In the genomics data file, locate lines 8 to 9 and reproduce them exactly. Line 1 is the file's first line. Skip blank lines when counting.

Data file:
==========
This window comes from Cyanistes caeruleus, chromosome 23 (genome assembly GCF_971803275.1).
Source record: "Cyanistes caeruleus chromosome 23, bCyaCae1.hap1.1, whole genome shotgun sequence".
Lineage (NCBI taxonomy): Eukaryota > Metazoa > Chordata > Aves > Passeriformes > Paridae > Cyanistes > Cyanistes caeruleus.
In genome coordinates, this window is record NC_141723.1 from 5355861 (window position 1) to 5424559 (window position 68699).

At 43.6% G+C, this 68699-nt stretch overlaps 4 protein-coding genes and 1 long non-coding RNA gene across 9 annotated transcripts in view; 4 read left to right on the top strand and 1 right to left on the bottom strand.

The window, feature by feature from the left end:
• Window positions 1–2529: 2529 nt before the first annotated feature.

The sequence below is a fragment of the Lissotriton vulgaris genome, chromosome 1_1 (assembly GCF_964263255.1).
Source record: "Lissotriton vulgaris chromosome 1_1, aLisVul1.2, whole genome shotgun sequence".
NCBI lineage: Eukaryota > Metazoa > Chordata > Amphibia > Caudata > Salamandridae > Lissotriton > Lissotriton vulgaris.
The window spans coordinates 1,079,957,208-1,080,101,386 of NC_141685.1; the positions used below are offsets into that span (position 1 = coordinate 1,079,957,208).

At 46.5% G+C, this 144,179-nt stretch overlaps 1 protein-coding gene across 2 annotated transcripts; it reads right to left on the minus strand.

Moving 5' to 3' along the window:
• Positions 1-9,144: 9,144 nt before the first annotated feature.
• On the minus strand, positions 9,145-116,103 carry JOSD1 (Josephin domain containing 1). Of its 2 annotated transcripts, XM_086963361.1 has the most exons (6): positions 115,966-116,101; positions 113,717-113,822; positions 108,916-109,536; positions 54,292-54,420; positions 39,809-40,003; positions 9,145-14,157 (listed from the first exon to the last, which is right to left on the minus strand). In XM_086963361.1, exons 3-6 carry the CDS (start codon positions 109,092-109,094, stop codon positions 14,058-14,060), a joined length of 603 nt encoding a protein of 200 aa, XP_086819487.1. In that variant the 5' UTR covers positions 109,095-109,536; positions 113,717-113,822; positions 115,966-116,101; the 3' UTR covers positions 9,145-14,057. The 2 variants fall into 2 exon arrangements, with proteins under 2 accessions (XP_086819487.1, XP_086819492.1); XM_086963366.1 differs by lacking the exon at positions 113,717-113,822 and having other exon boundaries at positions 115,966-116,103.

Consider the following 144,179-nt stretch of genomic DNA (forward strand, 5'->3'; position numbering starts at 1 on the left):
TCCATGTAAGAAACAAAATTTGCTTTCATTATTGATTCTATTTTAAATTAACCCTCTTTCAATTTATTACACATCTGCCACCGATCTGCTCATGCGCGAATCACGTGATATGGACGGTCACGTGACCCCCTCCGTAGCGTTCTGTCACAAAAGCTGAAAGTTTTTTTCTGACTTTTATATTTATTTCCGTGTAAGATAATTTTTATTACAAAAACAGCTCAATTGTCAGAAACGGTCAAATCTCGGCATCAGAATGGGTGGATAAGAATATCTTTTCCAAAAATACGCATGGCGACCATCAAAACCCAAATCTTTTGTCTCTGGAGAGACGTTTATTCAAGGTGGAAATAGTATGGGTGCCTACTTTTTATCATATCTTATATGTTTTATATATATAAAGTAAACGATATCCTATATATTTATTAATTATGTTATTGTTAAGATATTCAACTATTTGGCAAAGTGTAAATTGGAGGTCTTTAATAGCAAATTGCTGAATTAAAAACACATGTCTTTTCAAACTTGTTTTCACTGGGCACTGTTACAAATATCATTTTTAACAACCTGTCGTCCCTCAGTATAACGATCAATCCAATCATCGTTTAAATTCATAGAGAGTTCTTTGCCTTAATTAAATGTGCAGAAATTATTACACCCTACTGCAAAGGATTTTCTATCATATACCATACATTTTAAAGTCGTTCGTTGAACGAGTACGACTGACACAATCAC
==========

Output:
The sequence below is a fragment of the Lissotriton vulgaris genome, chromosome 1_1 (assembly GCF_964263255.1).
Source record: "Lissotriton vulgaris chromosome 1_1, aLisVul1.2, whole genome shotgun sequence".